Barack Obama’s inauguration was as joyous as it was serious. So why, save for Aretha Franklin, was the culture on show so boring?
OK, like everyone else in America – and many people around the world – yesterday I watched the inauguration of Barack Obama on CNN. These were my favourite parts:
1. Our new president, who is incredible
2. Two million people on the mall, also incredible
3. Supreme Court Justice John Roberts messing up the oath of office, also incredible, but in a different way
4. Michele Obama’s avocado-coloured gloves, fantastic
5. Dick Cheney in a wheel chair
6. Aretha Franklin
7. Aretha Franklin’s hat
There is another list one could dream up of one’s least favorite parts. Because this is a time of celebration I’m not going to even bother writing down what mine would be. We’re done with the last administration and we should all be looking to the future, is all I’m going to say about that. However, I have to admit two things that would be on my least-favourite list, if I were to make one, would be the string quartet and the poem.
I didn’t like the art. The song the string quartet played was beautiful, and there is no question that Yo-Yo Ma looked great slashing away at his cello up there in the wind. But the piece was slow and portentous. And then the poem! Elizabeth Alexander seemed nice, but delivering every word in a monotone was a mistake. CNN had lots of shots of people wandering away down the mall; they were leaving the inauguration of the first African American president early, during the poem. That’s how bored they were.
So aside from Aretha and that fantastic hat, the art at the inauguration was high-minded and intellectual and serious-minded and kind of dull. The religious guys, on the other hand, were electric and lively. I thought Rick Warren, whose politics often offend me, was humble and eloquent and I also loved Joseph Lowery, who ended the proceedings with those resounding “Amens”. Both spoke with passion and appealed to our hearts to celebrate this moment when America has embraced true and truly needed life-affirming change.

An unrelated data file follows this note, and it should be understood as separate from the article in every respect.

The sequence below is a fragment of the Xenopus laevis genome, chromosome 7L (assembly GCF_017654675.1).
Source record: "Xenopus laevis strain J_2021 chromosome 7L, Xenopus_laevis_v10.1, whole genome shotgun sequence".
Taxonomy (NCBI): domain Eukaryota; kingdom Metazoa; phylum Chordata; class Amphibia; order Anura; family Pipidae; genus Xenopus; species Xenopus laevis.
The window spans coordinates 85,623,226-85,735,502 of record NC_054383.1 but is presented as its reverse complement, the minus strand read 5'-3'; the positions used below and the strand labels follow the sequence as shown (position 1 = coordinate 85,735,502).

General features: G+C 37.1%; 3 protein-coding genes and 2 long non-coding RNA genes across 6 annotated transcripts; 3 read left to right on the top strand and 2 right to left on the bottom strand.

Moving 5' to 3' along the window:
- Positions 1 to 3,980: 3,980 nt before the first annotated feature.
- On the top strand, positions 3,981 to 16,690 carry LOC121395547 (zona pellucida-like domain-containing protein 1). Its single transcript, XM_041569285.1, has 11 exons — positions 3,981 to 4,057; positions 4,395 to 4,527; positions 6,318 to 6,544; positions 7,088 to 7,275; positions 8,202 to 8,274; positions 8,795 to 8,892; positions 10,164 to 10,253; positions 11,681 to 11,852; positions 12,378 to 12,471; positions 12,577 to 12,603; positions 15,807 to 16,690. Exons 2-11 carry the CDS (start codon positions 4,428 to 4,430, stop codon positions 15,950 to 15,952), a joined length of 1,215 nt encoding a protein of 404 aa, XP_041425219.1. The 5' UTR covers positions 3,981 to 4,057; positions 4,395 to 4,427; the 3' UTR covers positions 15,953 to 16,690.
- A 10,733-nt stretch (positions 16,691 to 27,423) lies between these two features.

Since we’re changing everything else, maybe we could just change art. I’m not talking about anything radical, just changing it back to like it was before, when it was also entertaining. Remember Jane Austen, MoliÃ¨re, Charlie Chaplin, Orson Welles? Remember people gathering in the streets to grab the next installment of the latest Dickens novel? Remember groundlings? Remember the impressionists and the pre-Raphaelites, how pretty and moving and strange those paintings were? Remember narrative? Remember how it all kind of fit together?
When did appealing to hearts and minds at, you know, the same time, turn into such a dumb idea?
Anyway, being an artist at Obama’s inauguration is the quintessential tough act, and I do salute those musicians and writers. But I would like to take this moment to publicly endorse Art. Art is great. At its best it engages the intellect and challenges the spirit; it connects us across history and reminds us of our humanity. I think we should all just remember that, as long as we’re taking the time these days to think about fixing the planet.
And at the next inauguration maybe Steve Colbert could write the poem.